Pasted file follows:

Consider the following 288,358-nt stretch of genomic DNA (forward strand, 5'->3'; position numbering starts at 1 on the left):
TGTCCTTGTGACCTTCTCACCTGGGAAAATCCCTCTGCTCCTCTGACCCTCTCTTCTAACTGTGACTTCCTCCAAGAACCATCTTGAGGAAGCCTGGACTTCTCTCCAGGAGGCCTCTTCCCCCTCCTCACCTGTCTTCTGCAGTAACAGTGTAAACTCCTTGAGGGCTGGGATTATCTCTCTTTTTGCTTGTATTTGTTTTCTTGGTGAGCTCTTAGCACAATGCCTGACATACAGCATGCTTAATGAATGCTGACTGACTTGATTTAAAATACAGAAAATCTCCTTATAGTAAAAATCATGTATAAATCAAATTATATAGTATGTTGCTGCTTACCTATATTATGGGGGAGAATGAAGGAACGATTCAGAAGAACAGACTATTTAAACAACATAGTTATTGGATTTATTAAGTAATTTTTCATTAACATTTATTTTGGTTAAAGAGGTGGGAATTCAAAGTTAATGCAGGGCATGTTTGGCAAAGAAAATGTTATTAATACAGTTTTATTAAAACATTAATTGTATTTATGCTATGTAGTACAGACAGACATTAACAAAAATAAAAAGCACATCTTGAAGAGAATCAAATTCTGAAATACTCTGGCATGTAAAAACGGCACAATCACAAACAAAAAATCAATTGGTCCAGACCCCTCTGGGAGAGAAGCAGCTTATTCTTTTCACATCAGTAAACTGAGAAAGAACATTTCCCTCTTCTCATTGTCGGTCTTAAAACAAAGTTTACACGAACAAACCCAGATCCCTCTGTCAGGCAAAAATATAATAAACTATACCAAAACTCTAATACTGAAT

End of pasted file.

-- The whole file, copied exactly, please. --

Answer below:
Consider the following 288,358-nt stretch of genomic DNA (forward strand, 5'->3'; position numbering starts at 1 on the left):
TGTCCTTGTGACCTTCTCACCTGGGAAAATCCCTCTGCTCCTCTGACCCTCTCTTCTAACTGTGACTTCCTCCAAGAACCATCTTGAGGAAGCCTGGACTTCTCTCCAGGAGGCCTCTTCCCCCTCCTCACCTGTCTTCTGCAGTAACAGTGTAAACTCCTTGAGGGCTGGGATTATCTCTCTTTTTGCTTGTATTTGTTTTCTTGGTGAGCTCTTAGCACAATGCCTGACATACAGCATGCTTAATGAATGCTGACTGACTTGATTTAAAATACAGAAAATCTCCTTATAGTAAAAATCATGTATAAATCAAATTATATAGTATGTTGCTGCTTACCTATATTATGGGGGAGAATGAAGGAACGATTCAGAAGAACAGACTATTTAAACAACATAGTTATTGGATTTATTAAGTAATTTTTCATTAACATTTATTTTGGTTAAAGAGGTGGGAATTCAAAGTTAATGCAGGGCATGTTTGGCAAAGAAAATGTTATTAATACAGTTTTATTAAAACATTAATTGTATTTATGCTATGTAGTACAGACAGACATTAACAAAAATAAAAAGCACATCTTGAAGAGAATCAAATTCTGAAATACTCTGGCATGTAAAAACGGCACAATCACAAACAAAAAATCAATTGGTCCAGACCCCTCTGGGAGAGAAGCAGCTTATTCTTTTCACATCAGTAAACTGAGAAAGAACATTTCCCTCTTCTCATTGTCGGTCTTAAAACAAAGTTTACACGAACAAACCCAGATCCCTCTGTCAGGCAAAAATATAATAAACTATACCAAAACTCTAATACTGAAT